Caring for Sickest Seniors a Common Struggle for Wealthy Nations
When looking specifically at older adults who are “high need” either because they had multiple chronic illnesses and/or trouble with the basic activities of daily living, the study found that, across nations, many are dissatisfied with the quality of their care. In Australia, 41 percent were somewhat or not at all satisfied, compared to 26 percent in the U.S. and 21 percent in Switzerland, the country that did best.
U.S. seniors who were sickest were also the most likely to struggle to make ends meet. High-need U.S. seniors struggled significantly with costs: 31 percent skipped care because of costs, compared to only 2 percent in Sweden, and nearly one-third worried about having enough money for healthy meals, rent, or other bills. Still, high-need seniors in other nations struggled as well, with about a quarter of those in Australia and Germany also reporting that they worried about affording food, rent, or other bills.
Many high-need seniors also suffer from anxiety or depression, which can lead to poorer health outcomes and higher costs. Approximately one-quarter or more of high-need seniors in every country except Sweden (15%) reported emotional distress such as depression or anxiety.
Additional Survey Findings
- Older adults in the U.S. (15%) and Canada (11%) were the most likely to report going to the emergency room for a condition that could have been treated by a regular doctor or place of care had one been available. In contrast, rates of avoidable ER visits were 8 percent or below in all other countries surveyed.
- The U.S. does well on health promotion activities, with 53 percent of seniors with a regular doctor or place of care reporting their doctor talked to them about exercise and healthy eating — the highest rate for this measure in the survey. In addition, 63 percent of U.S. seniors who feel they are at risk for falls reported that their doctor discussed fall risks with them; only seniors in Australia (63%) and France (65%) were equally, or more, likely to say their doctors discussed fall prevention.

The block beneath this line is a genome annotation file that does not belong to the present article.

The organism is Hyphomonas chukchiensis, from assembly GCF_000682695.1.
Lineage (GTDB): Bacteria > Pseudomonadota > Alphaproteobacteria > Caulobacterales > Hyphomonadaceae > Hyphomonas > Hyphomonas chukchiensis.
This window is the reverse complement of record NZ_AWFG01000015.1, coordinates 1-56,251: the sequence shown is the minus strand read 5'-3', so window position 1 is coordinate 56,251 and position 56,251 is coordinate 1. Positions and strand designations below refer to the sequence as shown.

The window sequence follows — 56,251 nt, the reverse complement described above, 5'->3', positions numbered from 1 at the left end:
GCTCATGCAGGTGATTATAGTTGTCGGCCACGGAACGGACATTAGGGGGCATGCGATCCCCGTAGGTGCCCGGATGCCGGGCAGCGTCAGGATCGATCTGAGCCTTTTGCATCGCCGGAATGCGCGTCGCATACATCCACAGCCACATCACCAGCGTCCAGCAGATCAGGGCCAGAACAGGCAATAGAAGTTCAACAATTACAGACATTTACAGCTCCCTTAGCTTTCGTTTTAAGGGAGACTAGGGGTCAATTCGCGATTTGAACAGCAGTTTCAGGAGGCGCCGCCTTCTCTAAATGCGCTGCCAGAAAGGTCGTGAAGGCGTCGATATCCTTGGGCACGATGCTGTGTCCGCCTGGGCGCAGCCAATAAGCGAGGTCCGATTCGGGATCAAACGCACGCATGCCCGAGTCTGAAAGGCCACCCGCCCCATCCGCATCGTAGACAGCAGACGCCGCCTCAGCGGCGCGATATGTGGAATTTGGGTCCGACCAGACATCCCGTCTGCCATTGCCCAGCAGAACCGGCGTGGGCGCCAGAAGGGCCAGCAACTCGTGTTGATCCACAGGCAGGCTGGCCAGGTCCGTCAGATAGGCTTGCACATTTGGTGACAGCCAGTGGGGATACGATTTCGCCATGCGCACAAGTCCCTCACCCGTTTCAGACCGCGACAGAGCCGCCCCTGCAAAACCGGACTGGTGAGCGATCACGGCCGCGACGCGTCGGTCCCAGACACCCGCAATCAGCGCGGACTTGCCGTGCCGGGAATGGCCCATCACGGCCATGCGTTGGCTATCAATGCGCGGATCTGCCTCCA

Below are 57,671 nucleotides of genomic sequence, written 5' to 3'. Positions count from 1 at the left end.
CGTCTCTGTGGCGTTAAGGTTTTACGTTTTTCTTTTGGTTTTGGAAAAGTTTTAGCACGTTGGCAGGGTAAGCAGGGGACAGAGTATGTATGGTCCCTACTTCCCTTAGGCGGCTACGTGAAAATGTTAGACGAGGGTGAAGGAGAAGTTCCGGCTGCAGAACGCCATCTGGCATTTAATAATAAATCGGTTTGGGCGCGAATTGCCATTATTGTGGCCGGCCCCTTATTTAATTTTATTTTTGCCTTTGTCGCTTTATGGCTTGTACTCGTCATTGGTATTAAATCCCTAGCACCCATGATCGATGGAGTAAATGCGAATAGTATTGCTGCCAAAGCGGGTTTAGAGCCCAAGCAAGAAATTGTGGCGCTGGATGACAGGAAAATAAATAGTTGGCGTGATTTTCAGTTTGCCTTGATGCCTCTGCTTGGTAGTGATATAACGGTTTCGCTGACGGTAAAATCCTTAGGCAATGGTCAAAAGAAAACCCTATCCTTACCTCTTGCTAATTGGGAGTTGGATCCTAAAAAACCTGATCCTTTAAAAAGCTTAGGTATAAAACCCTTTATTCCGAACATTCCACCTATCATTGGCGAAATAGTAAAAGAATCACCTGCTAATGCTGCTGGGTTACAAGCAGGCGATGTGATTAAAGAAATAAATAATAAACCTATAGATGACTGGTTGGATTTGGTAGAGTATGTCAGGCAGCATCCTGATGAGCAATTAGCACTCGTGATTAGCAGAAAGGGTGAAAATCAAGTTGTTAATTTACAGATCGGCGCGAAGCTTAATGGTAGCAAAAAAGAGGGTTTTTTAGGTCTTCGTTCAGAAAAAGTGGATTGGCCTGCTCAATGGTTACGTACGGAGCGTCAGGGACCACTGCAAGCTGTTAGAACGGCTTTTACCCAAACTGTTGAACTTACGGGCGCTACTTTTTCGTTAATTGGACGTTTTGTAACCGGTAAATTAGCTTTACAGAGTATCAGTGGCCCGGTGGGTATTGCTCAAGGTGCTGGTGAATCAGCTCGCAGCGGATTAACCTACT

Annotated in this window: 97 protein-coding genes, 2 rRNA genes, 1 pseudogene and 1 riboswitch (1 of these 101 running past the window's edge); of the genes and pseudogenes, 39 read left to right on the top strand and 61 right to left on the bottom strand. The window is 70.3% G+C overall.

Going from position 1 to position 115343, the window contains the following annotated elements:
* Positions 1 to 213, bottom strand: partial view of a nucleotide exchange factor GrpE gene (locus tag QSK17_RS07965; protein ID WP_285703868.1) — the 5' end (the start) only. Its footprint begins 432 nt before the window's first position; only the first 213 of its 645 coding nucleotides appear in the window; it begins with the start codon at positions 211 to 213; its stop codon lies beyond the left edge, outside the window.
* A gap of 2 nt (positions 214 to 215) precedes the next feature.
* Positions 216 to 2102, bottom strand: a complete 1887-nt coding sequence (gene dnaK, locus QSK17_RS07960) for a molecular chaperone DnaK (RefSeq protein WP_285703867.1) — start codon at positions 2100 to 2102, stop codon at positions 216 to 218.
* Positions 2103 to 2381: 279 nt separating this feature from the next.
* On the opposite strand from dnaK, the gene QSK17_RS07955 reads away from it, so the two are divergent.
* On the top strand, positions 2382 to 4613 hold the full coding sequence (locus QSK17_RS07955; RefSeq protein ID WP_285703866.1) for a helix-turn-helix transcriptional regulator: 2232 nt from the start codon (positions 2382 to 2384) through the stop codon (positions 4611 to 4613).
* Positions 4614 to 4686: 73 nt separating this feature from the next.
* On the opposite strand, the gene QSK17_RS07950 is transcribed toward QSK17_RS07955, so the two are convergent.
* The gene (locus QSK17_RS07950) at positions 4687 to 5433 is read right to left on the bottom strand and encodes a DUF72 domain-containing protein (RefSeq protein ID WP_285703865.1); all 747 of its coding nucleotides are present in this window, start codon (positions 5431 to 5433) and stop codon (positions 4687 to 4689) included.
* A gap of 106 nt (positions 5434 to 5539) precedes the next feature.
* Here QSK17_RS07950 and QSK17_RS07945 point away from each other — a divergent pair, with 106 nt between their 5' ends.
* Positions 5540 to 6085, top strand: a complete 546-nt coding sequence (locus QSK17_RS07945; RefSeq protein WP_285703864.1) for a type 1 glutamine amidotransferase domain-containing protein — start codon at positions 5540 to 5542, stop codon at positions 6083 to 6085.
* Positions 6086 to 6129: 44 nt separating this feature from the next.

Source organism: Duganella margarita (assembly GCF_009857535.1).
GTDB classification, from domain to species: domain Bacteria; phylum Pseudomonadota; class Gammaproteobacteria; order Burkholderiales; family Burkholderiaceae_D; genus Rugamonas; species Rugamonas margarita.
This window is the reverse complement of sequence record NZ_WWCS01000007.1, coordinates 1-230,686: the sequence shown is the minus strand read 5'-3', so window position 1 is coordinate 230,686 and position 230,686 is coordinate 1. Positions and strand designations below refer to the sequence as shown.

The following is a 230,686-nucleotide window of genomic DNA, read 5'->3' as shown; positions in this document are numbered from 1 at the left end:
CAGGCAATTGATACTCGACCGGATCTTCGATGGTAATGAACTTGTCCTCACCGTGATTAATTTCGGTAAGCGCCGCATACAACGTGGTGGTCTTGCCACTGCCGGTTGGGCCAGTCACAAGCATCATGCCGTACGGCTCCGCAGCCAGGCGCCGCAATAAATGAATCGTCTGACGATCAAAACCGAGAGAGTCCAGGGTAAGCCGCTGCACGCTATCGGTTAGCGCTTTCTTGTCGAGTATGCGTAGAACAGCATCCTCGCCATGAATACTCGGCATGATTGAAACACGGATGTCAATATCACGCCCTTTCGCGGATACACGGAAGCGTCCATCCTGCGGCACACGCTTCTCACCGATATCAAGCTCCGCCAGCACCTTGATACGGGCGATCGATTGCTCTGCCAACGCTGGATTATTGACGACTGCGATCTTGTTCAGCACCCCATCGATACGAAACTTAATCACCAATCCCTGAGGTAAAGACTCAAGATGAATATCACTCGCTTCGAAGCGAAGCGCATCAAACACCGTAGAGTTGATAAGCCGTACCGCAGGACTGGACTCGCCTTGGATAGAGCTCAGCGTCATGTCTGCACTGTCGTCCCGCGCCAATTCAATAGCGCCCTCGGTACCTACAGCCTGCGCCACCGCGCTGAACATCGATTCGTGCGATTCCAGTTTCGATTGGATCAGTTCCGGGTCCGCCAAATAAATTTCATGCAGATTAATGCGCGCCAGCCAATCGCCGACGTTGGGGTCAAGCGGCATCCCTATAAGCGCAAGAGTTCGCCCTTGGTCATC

- Social isolation is a significant concern for older adults: more than one in eight respondents in Norway (12%), the Netherlands (13%), and France (15%) reported living alone and feeling socially isolated “often” or “some of the time,” with lower rates in the other countries.
The authors note that all the nations surveyed are challenged with providing the best possible health care to their seniors, many of whom are very sick and struggle with basic daily tasks like eating and dressing. They point to the importance of learning from other countries’ best ideas as well as from mistakes. The U.S. in particular, they say, has much to gain from examining countries where universal health care begins at birth and where investments in social services such as food and housing support result in lower health care spending.
“This survey asks seniors around the world, ‘What is it like to age and be sick in your health care system?” said Commonwealth Fund President David Blumenthal, M.D. “Clearly there are struggles everywhere, but here in the U.S. we are hearing loud and clear that many of our seniors, especially those who are sickest, need more support if they are going to get the health care they need and live healthy lives.”